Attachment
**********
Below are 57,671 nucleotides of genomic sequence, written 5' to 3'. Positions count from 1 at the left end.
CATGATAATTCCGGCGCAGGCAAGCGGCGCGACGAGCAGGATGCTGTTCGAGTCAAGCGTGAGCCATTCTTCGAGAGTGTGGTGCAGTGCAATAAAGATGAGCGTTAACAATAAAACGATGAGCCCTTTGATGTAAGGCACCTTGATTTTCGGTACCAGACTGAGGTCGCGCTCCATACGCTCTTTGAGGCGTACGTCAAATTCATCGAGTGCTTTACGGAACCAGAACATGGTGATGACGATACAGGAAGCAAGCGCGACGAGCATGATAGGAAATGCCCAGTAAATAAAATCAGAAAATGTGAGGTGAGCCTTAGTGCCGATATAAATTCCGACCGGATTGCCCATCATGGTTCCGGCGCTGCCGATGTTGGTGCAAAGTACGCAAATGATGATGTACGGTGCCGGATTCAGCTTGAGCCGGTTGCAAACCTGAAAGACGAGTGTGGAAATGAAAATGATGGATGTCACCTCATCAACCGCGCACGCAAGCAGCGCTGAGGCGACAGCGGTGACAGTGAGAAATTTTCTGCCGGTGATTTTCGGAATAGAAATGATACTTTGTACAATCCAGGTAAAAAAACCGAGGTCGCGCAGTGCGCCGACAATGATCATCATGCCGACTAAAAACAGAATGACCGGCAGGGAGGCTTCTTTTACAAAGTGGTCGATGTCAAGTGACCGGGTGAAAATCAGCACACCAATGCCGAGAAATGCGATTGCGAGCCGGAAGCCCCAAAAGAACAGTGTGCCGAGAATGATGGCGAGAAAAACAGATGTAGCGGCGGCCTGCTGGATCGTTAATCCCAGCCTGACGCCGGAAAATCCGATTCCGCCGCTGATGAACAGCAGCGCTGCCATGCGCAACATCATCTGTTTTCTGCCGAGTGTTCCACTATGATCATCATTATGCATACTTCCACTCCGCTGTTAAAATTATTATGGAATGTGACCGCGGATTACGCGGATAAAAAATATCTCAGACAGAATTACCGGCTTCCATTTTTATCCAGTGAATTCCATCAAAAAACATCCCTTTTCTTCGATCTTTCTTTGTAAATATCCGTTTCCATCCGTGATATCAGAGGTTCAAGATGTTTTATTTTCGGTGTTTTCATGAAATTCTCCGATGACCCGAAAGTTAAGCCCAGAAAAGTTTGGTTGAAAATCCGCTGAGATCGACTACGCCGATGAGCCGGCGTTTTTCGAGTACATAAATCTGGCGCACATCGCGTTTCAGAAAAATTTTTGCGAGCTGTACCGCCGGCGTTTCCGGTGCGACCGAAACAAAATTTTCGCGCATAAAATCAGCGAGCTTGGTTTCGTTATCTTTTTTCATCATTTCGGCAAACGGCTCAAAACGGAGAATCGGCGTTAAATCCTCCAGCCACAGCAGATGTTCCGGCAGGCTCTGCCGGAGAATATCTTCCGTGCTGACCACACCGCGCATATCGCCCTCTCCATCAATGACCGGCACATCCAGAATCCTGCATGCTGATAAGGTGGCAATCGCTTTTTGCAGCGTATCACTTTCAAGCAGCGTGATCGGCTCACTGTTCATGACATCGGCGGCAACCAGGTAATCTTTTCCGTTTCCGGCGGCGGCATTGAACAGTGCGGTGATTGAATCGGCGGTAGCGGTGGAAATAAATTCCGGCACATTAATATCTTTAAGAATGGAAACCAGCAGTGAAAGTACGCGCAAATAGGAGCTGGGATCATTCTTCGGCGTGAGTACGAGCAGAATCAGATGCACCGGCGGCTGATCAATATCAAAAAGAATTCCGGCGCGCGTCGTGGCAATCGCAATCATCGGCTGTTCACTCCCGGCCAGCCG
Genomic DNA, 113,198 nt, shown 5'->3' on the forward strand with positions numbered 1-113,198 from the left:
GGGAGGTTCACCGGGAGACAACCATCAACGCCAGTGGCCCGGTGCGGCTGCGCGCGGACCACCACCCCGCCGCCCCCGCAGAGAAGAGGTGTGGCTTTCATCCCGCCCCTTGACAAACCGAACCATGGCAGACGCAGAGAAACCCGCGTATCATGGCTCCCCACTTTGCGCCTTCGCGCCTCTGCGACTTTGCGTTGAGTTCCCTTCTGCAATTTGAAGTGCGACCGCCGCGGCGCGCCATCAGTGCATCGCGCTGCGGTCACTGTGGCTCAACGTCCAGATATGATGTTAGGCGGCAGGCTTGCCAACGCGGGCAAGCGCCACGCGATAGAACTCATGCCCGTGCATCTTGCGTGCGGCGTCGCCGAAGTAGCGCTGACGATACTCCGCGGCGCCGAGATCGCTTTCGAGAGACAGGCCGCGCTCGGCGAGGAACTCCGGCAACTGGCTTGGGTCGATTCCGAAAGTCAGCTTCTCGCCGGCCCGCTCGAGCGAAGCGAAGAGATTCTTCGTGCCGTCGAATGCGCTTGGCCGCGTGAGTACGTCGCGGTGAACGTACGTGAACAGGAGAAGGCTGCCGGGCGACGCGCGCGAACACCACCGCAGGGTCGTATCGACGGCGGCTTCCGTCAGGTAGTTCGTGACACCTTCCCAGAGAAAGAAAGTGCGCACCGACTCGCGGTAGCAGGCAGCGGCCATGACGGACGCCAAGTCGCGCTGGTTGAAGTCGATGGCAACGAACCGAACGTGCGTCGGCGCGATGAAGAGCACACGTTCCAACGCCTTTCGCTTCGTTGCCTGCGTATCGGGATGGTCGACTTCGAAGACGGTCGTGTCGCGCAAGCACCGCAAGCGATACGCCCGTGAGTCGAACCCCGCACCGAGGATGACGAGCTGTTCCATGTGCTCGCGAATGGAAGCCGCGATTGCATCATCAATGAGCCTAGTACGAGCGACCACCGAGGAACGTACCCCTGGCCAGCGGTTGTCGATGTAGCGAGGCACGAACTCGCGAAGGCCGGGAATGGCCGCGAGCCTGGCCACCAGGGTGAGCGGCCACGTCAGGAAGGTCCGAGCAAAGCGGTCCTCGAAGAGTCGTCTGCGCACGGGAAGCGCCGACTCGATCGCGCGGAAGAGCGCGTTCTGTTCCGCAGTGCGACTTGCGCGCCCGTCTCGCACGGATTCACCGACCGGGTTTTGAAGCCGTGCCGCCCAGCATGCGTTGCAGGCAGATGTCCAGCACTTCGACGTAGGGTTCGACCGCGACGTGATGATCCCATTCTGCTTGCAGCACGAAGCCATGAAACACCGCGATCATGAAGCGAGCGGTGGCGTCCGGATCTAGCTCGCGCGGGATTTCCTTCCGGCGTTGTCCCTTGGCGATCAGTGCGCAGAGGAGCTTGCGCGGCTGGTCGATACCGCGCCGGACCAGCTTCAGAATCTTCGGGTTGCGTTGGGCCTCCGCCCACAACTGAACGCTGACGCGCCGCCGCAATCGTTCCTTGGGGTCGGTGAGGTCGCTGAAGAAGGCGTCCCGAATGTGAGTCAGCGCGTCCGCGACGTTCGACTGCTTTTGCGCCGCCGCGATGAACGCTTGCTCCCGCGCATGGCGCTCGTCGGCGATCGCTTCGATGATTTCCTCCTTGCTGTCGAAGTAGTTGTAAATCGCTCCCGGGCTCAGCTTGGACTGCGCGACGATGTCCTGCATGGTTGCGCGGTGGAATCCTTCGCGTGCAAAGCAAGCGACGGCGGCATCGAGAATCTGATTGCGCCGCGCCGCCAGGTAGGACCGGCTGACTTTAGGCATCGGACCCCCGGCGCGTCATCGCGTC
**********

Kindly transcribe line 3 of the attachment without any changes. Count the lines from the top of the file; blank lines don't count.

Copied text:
Genomic DNA, 113,198 nt, shown 5'->3' on the forward strand with positions numbered 1-113,198 from the left: